I cannot agree that the indictment is sufficient; since the indictment fails to allege an act which was done to effect the intended offense of murder, it does not allege the offense of attempted capital murder.

The 1974 Penal Code defines and provides a penalty for the separate crime of criminal attempt as follows:

"V.T.C.A. Penal Code, Sec. 15.01, Criminal Attempt "(a) A person commits an offense if, with specific intent to commit an offense, he does an act amounting to more than mere preparation that tends but fails to effect the commission of the offense intended. "(b) It is no defense to prosecution for criminal attempt that the offense attempted was actually committed. "(c) An offense under this section is one category lower than the offense attempted, and if the offense attempted is a felony of the third degree, the offense is a Class A misdemeanor."

The offense of attempted capital murder requires that an act be committed, which amounts to more than mere preparation, to effect the intended offense of murder. Therefore, to allege the offense of attempted capital murder it is necessary to allege that a defendant having a specific intent to commit the offense of capital murder did some act, which amounts to more than mere preparation, to effect the commission of the intended offense of murder.

*732 The indictment in the instant case alleges that the appellant:

"... did unlawfully, attempt to cause the death of Linda Faye Doty, in that the said defendant was employing for remuneration and promise of remuneration Bobby L. Curtis by knowingly and intentionally offering one thousand five hundred dollars ($1,500.00) current money of the United States of America to Bobby L. Curtis paid and promised to be paid to kill Linda Faye Doty by shooting her with a sawed off shotgun .."

The allegation in the indictment concerning the employment of Curtis to shoot Linda Faye Doty is an allegation necessary to raise the offense from murder to capital murder; V.T.C.A. Penal Code, Sec. 19.03(a)(3);[1] it is not an allegation of an act done to effect the intended offense of murder. V.T.C.A. Penal Code, Sec. 15.01(a).

In Colman v. State, 542 S.W.2d 144 (Tex. Cr.App.1976) an indictment for the offense of attempted capital murder was held sufficient. It alleged the defendant:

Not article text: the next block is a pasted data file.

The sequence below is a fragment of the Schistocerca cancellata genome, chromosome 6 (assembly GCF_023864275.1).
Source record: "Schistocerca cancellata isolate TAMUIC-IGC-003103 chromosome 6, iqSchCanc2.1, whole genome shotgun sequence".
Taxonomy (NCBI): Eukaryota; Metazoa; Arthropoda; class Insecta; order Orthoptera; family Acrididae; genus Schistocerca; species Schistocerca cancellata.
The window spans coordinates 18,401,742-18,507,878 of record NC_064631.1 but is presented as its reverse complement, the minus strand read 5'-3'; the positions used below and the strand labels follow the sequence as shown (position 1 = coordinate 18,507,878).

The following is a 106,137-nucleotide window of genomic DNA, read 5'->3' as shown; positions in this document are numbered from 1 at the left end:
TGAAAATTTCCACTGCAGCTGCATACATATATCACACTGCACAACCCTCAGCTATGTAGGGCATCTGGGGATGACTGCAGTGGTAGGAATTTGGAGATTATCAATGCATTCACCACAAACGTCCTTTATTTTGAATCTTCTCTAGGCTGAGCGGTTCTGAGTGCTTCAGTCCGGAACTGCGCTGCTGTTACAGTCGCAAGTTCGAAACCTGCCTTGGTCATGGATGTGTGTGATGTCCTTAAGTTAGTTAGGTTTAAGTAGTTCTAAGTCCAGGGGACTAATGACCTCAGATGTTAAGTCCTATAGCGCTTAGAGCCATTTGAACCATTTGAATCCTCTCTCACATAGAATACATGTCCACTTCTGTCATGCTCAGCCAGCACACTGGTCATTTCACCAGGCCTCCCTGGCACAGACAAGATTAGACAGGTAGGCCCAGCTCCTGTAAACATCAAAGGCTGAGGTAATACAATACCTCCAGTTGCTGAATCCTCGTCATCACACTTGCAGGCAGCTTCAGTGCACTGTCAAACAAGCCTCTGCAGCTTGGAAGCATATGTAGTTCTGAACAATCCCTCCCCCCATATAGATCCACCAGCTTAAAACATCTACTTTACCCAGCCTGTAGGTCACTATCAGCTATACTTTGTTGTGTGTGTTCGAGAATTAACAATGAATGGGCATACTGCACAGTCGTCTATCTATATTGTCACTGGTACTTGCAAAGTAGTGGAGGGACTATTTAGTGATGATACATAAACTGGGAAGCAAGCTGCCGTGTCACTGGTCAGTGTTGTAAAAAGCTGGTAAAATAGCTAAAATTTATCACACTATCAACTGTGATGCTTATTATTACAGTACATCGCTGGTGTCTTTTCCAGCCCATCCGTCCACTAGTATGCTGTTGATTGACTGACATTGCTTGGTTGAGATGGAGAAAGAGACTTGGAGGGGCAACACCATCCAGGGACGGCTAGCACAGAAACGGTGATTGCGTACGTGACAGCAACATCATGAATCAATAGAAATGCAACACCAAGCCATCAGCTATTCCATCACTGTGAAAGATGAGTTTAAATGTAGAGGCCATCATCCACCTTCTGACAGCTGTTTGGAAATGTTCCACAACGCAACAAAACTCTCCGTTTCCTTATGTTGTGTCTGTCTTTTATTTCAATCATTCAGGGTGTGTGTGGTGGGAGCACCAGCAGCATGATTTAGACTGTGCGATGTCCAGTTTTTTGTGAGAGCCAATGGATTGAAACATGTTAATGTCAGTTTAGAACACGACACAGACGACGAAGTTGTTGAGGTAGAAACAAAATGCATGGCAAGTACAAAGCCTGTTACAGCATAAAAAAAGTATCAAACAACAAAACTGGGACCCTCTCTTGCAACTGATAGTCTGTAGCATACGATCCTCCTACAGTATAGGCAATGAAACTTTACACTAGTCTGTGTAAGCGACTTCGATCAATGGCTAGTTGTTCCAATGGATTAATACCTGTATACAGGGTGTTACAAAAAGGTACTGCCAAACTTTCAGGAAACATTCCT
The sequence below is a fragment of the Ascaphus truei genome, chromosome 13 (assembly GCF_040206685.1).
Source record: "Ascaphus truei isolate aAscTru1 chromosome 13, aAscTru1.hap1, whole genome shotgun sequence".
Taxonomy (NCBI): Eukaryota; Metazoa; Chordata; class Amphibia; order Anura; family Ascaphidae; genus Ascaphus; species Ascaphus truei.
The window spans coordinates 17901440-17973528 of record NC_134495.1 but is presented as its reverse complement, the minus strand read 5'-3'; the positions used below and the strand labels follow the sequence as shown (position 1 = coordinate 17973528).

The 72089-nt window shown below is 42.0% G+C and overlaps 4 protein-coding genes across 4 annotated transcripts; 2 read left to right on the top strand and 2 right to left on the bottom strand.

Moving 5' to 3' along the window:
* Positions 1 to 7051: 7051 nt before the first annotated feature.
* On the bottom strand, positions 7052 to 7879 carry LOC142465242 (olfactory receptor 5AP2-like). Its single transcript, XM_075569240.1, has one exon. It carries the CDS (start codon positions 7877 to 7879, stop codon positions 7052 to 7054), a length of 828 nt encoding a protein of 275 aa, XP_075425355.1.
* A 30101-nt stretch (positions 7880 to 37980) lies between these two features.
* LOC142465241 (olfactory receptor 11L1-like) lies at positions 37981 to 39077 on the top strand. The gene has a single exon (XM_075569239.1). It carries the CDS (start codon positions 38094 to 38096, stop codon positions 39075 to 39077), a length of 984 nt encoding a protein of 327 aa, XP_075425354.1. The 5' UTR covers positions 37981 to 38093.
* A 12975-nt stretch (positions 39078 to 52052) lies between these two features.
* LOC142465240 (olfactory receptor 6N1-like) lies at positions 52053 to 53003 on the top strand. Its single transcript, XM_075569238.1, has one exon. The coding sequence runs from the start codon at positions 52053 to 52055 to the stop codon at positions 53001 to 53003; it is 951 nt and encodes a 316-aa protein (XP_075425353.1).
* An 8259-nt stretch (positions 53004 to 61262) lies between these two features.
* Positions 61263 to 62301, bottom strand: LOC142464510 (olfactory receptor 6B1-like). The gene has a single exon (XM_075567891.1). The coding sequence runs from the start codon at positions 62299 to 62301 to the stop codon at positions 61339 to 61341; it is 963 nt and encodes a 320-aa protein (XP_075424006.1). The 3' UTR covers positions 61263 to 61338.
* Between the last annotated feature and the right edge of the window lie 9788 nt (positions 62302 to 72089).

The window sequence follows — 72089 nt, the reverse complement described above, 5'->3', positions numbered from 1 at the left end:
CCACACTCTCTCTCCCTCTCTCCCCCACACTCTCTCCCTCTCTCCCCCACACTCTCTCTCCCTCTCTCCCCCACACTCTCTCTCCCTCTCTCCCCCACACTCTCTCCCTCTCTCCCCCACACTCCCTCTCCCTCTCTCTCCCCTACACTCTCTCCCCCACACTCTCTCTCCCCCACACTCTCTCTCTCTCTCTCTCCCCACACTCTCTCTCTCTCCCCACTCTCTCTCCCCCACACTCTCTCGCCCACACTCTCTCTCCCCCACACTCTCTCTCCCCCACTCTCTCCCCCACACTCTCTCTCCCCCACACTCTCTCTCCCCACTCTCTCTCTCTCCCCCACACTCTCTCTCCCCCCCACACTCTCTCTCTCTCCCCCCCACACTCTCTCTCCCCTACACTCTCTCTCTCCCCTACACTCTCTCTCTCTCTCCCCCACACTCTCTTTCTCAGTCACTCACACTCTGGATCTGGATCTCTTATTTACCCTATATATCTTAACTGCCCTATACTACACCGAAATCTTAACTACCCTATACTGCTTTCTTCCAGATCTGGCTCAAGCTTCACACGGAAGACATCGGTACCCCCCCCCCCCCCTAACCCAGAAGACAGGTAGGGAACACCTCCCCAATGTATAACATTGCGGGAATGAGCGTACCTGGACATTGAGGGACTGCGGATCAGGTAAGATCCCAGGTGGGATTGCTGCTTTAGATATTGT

"... then and there, with the specific intent to commit the offense of capital murder, attempt to cause the death of Terry L. Graves, hereinafter called complainant, by shooting the said Terry L. Graves with a pistol and the said complainant was a peace officer then and there acting in the lawful discharge of an official duty to-wit: attempting to arrest said defendant and the said defendant then and there knew the said complainant to be a peace officer."

In Dovalina v. State, 564 S.W.2d 378 (Tex.Cr.App.1978), with four judges dissenting because they considered the indictment insufficient for a different reason than that now in issue, an indictment was held sufficient which alleged that the defendant:

"... On or about May 23, 1975, did then and there unlawfully, knowingly and intentionally attempt to cause the death of Jerry Powell by cutting and stabbing him with a knife and by shooting him with a gun, the said Jerry Powell being a peace officer acting in the lawful discharge of his official duties and the said Defendant then and there knew the said Jerry Powell was a peace officer acting in the discharge of his official duty."

In Pitts v. State, 569 S.W.2d 898 (Tex.Cr. App.1978), an indictment for the offense of attempted capital murder was held sufficient when it alleged that the defendant:

"... did then and there unlawfully attempt to intentionally and knowingly cause the death of S. L. Serres, by shooting him with a gun, the said S. L. Serres being a peace officer acting in the lawful discharge of an official duty and the said Larry Charles Pitts then and there knew the said Complainant was a peace officer."

While the constituent element of capital murder alleged in the instant case was employment of another for remuneration, V.T. C.A. Penal Code, Sec. 19.03(a)(3), the constituent element of capital murder alleged in Colman v. State, supra, Dovalina v. State, supra, and Pitts v. State, supra, was that the defendant knew the victim was a peace officer in the discharge of his lawful duties. V.T.C.A. Penal Code, Sec. 19.03(a)(1). In Colman v. State, supra, and Pitts v. State, supra, the act which it is alleged the appellant did in the commission of the offense of criminal attempt was shooting the victim with a gun. V.T.C.A. Penal Code, Sec. 15.01(a). In Dovalina v. *733 State, supra, the act alleged to effect the offense of criminal attempt was by cutting the victim with a knife and shooting him with a gun. V.T.C.A. Penal Code, Sec. 15.01(a). In the instant case there is no allegation of an act which the appellant did to effect the intended offense of murder.